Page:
The truth was for more mundane: the email that I sent simply got buried in the flood of emails that academics usually get. I could have resolved the situation simply by pinging him again. When I finally felt stable, I tried to get on track with getting in touch with people in my department. I’d been regularly attending counselling sessions and having medical reviews of my case, and I went with this evidence to them.

The university does have procedures in place for considering extenuating circumstances. Unfortunately, the process of applying for one and the evidence being considered is a long-winded process, and decisions can take weeks – if not months – to be reached. By the time I applied I started getting decisions back on coursework and dissertation deadline extensions, it was already a week to go for my exams. It literally came down to the wire. I remember frantically panicking in the library because I’d supplied all the evidence, and yet only found out half an hour before the normal dissertation deadline whether my circumstances would be considered. I almost had a panic attack.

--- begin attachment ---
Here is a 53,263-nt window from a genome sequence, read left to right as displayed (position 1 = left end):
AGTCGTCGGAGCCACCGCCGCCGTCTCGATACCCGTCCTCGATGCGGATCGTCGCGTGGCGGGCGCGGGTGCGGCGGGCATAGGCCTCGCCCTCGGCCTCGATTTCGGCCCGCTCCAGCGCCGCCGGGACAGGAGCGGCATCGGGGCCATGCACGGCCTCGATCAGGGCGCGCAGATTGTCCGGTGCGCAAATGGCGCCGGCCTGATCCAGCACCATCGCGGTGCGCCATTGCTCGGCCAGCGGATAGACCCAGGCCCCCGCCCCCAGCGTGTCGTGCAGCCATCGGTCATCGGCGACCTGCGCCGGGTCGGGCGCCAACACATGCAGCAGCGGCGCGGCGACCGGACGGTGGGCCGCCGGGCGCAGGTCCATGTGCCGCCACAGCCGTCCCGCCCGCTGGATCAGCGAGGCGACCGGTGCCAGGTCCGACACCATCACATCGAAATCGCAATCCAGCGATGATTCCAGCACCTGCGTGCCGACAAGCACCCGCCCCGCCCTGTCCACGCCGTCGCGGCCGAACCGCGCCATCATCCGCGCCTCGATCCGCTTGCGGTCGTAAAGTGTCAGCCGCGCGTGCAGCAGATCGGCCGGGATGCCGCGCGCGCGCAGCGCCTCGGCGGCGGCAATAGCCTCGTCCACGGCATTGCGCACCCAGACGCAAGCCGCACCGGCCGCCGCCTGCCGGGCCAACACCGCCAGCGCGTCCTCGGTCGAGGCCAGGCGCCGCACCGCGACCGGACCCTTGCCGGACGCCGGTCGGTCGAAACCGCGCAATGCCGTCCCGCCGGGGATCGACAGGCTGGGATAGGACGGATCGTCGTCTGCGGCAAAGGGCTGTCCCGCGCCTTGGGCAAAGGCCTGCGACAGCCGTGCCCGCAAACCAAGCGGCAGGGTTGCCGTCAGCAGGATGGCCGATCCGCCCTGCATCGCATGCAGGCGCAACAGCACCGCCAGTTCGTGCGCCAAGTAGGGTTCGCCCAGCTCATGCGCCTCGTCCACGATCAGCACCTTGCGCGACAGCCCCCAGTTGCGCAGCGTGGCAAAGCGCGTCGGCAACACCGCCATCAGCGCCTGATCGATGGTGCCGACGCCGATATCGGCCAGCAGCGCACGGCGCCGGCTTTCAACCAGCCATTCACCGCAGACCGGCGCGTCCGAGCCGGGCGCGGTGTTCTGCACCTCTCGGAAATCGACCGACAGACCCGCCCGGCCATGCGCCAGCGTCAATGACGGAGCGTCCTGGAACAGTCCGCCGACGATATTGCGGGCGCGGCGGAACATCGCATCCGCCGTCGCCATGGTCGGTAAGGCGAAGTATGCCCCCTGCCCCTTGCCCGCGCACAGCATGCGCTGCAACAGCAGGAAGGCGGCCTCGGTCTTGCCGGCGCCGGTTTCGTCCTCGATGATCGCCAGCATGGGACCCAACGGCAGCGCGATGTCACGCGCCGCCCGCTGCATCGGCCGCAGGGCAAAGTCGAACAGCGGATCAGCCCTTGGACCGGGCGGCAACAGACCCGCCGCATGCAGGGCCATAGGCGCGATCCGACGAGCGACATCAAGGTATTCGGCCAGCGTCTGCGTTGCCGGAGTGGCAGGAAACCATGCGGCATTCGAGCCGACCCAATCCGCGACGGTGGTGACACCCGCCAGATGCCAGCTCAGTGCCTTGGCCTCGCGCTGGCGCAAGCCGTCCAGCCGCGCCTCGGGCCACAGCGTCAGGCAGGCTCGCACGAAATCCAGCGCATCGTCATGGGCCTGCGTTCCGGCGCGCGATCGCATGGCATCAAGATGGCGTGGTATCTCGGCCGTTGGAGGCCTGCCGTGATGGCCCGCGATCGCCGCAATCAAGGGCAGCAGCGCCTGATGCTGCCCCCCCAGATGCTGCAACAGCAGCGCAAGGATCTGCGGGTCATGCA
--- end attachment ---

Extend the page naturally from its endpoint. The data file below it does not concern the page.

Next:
And then…I just got a week extra, when I was finally getting back on track but felt I needed more time to catch up during all those lost weeks. I didn’t realistically think I’d get an extra three months, but what I wanted was to have my dissertation deadline stretch into the summer before the exam board met so that I could focus on preparing for my exams. That, apparently, wasn’t possible because of logistical reasons.

I could have appealed the decision my department took directly with the university. However, due to the procedure laid down for this, it would have meant waiting for 3-4 months before I found out the outcome. And if I lost the appeal, well, I’d be up shit creek without a paddle for having failed my dissertation. So I decided not to, and rushed through with wrapping up my project.

I redirected all my efforts into getting the project, and did have a working demo in time. My project was to create a real-time gaze tracking system that worked with standard webcam video on mobile phones. (Kinda like what the Samsung Galaxy S4 has, but more advanced because they aren’t doing “true” gaze tracking.) Admittedly, partly due to the time schedule I was on I didn’t have time to sort out bugs in upstream open source projects that I was using, so I didn’t hit all of the targets that I set out to achieve…but it was at least the best of a worst case effort.